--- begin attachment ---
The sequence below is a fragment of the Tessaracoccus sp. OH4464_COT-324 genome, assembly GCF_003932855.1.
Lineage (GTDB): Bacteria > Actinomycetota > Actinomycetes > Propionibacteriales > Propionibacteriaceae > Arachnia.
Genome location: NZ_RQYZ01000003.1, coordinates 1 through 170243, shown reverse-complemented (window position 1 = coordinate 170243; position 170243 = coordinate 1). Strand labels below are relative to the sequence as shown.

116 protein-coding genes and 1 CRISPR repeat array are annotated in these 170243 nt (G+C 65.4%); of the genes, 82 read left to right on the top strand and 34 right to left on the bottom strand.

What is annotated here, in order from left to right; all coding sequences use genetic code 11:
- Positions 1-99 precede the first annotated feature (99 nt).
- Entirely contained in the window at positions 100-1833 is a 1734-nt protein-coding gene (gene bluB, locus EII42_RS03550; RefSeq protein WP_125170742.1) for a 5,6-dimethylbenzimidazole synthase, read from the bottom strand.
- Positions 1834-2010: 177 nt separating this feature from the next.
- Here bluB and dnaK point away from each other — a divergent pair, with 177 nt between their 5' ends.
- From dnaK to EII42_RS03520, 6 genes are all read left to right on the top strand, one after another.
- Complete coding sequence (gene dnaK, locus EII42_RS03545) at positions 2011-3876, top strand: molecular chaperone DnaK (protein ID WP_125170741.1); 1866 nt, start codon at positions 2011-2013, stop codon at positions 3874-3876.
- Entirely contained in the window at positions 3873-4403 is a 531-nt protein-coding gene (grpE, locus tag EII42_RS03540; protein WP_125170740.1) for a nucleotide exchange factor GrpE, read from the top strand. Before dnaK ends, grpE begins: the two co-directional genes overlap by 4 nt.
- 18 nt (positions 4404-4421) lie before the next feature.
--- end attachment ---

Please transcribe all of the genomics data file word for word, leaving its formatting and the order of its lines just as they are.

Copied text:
The sequence below is a fragment of the Tessaracoccus sp. OH4464_COT-324 genome, assembly GCF_003932855.1.
Lineage (GTDB): Bacteria > Actinomycetota > Actinomycetes > Propionibacteriales > Propionibacteriaceae > Arachnia.
Genome location: NZ_RQYZ01000003.1, coordinates 1 through 170243, shown reverse-complemented (window position 1 = coordinate 170243; position 170243 = coordinate 1). Strand labels below are relative to the sequence as shown.

116 protein-coding genes and 1 CRISPR repeat array are annotated in these 170243 nt (G+C 65.4%); of the genes, 82 read left to right on the top strand and 34 right to left on the bottom strand.

What is annotated here, in order from left to right; all coding sequences use genetic code 11:
- Positions 1-99 precede the first annotated feature (99 nt).
- Entirely contained in the window at positions 100-1833 is a 1734-nt protein-coding gene (gene bluB, locus EII42_RS03550; RefSeq protein WP_125170742.1) for a 5,6-dimethylbenzimidazole synthase, read from the bottom strand.
- Positions 1834-2010: 177 nt separating this feature from the next.
- Here bluB and dnaK point away from each other — a divergent pair, with 177 nt between their 5' ends.
- From dnaK to EII42_RS03520, 6 genes are all read left to right on the top strand, one after another.
- Complete coding sequence (gene dnaK, locus EII42_RS03545) at positions 2011-3876, top strand: molecular chaperone DnaK (protein ID WP_125170741.1); 1866 nt, start codon at positions 2011-2013, stop codon at positions 3874-3876.
- Entirely contained in the window at positions 3873-4403 is a 531-nt protein-coding gene (grpE, locus tag EII42_RS03540; protein WP_125170740.1) for a nucleotide exchange factor GrpE, read from the top strand. Before dnaK ends, grpE begins: the two co-directional genes overlap by 4 nt.
- 18 nt (positions 4404-4421) lie before the next feature.